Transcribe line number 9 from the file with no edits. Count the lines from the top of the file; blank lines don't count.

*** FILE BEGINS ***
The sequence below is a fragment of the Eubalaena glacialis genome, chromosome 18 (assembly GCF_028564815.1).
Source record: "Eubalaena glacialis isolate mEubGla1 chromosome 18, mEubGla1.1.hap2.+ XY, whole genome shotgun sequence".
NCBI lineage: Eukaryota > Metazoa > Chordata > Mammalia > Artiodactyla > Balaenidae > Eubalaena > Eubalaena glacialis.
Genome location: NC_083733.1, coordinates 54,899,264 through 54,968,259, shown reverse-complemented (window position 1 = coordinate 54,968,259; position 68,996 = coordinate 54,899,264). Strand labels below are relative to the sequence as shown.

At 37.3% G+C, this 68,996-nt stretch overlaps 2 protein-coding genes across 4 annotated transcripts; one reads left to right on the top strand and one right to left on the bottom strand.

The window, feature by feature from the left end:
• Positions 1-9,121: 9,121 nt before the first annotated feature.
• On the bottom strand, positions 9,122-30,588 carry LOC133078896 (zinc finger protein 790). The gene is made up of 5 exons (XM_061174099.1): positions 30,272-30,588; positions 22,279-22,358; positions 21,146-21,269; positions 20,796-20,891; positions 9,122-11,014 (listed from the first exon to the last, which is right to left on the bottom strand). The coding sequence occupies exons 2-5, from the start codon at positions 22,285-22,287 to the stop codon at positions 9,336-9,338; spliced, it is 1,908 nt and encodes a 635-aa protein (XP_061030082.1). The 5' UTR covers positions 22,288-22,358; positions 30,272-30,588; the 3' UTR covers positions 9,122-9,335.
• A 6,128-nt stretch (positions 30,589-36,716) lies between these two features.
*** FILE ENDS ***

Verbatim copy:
• A 6,128-nt stretch (positions 30,589-36,716) lies between these two features.